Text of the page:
Entropy, order and economic growth
Policymakers should pay more attention to supporting face-to-face collaboration across disciplinary and sectoral boundaries.
More diverse knowledge bases facilitate more innovations. This is why policymakers should pay more attention to supporting face-to-face collaboration across disciplinary and sectoral boundaries, writes Timo Hämäläinen.
The Second Law of Thermodynamics states that the universe is moving towards growing disorder (entropy). How is it then possible that the historical evolution of biological systems and human civilisations has been a long march towards growing complexity and order? This is the intriguing question that Massachusetts Institute of Technology professor César Hidalgo attempts to answer in his new book Why Information Grows: The Evolution of Order, from Atoms to Economies (2015, Basic Books). In short, he argues that it is the continuous growth of information, knowledge and know-how (tacit knowledge) that supports the growing complexity, order and progress of societies.
Hidalgo’s book underlines the importance of collective learning processes that take place among individuals. Each individual has limited mental capacities but, through collaboration, they can create and accumulate huge amounts of knowledge that make today’s advanced economies and societies possible. The collaboration must be intensive in order to facilitate new combinations of the individuals’ knowledge sets. Much of this interaction needs to be face to face because valuable tacit and social knowledge is “sticky”, i.e. difficult to transfer in other ways. This explains the importance of teams, collaborative platforms and cities in knowledge creation.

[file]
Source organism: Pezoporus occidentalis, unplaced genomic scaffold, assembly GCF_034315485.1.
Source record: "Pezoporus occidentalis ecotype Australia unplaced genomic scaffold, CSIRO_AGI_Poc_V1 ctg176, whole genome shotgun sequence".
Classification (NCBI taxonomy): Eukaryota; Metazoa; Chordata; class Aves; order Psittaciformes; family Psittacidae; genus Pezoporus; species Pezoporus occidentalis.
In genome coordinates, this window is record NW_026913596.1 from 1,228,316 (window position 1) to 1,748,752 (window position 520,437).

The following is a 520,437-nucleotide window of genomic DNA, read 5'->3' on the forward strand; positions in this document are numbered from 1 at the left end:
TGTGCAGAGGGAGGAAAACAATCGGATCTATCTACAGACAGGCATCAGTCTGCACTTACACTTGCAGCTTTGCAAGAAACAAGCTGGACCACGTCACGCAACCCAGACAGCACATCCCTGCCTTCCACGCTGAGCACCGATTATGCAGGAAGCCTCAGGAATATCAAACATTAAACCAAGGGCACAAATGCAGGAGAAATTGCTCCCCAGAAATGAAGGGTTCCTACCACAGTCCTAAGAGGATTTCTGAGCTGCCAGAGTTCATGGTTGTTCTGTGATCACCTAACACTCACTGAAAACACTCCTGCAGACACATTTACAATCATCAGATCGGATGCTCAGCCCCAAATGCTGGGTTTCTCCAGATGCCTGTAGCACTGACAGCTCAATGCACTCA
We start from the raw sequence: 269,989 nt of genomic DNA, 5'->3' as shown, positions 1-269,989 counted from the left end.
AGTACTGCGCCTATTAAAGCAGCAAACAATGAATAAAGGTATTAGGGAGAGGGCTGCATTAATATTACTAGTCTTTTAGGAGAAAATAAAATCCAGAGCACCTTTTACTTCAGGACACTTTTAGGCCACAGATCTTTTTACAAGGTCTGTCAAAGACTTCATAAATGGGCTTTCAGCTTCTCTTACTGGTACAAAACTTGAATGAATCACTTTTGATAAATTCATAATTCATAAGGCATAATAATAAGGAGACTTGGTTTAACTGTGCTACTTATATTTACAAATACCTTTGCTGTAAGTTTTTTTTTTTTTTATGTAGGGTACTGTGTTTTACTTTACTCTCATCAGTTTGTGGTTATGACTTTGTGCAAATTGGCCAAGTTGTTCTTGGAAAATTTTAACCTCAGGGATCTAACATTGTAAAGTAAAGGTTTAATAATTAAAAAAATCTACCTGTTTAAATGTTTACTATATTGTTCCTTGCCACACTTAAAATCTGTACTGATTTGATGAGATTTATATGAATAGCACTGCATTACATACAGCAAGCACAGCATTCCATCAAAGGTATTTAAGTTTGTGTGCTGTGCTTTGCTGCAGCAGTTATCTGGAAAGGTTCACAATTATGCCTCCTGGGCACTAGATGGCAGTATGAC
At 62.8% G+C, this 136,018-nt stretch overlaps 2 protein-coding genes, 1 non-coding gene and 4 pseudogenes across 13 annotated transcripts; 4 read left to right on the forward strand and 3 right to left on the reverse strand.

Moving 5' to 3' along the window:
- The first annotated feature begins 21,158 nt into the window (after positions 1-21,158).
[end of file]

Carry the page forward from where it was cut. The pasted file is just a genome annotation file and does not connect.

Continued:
Hidalgo’s book has important policy implications. First he notes that the composition of a country’s exports reflects the knowledge and know-how that are embodied in the country’s population. Then he argues, with convincing graphs, that the diversity and sophistication of the country’s exports – its economic complexity – is highly predictive of its long-term growth and standard of living. This underlines the importance of proactive industrial policies that aim to facilitate the diversification and upgrading of economic and export structures. Their importance is often neglected in macroeconomic policy discourse. Hidalgo suggests that the best diversification opportunities are usually related to a country’s existing economic structure and advantages because new economic activities are hard to develop from scratch.
More diverse and advanced knowledge bases and economic structures facilitate more combinatory insights and innovations. The importance of new combinations emphasises the role of intensive long-term interaction and communication among experts with complementary knowledge. For instance, the studies of Rogers Hollingsworth have shown that Nobel Prize-winning scientific breakthroughs are usually made in organisational environments that support such interaction. Hidalgo notes that social and professional networks play an important role in knowledge creation. Thus, policymakers should pay more attention to supporting face-to-face collaboration across disciplinary and sectoral boundaries than to their traditional emphasis on R&D investments. They can create and support platforms and processes that foster collaborative networks and interaction.
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